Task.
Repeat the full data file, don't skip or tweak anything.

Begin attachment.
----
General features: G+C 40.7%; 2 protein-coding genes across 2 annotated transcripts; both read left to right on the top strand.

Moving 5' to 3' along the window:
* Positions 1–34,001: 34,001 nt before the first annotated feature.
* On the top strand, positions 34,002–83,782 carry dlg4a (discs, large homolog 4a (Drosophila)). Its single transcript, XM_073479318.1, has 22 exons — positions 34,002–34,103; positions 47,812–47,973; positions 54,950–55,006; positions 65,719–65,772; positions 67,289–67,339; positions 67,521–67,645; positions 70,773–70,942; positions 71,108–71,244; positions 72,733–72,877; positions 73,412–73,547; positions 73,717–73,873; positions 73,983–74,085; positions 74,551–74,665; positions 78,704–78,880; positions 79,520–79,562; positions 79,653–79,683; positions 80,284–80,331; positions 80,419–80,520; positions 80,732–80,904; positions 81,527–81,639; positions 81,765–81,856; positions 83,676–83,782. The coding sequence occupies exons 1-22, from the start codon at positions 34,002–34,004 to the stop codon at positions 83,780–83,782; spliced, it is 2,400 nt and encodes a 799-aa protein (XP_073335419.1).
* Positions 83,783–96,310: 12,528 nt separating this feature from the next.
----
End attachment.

General features: G+C 40.7%; 2 protein-coding genes across 2 annotated transcripts; both read left to right on the top strand.

Moving 5' to 3' along the window:
* Positions 1–34,001: 34,001 nt before the first annotated feature.
* On the top strand, positions 34,002–83,782 carry dlg4a (discs, large homolog 4a (Drosophila)). Its single transcript, XM_073479318.1, has 22 exons — positions 34,002–34,103; positions 47,812–47,973; positions 54,950–55,006; positions 65,719–65,772; positions 67,289–67,339; positions 67,521–67,645; positions 70,773–70,942; positions 71,108–71,244; positions 72,733–72,877; positions 73,412–73,547; positions 73,717–73,873; positions 73,983–74,085; positions 74,551–74,665; positions 78,704–78,880; positions 79,520–79,562; positions 79,653–79,683; positions 80,284–80,331; positions 80,419–80,520; positions 80,732–80,904; positions 81,527–81,639; positions 81,765–81,856; positions 83,676–83,782. The coding sequence occupies exons 1-22, from the start codon at positions 34,002–34,004 to the stop codon at positions 83,780–83,782; spliced, it is 2,400 nt and encodes a 799-aa protein (XP_073335419.1).
* Positions 83,783–96,310: 12,528 nt separating this feature from the next.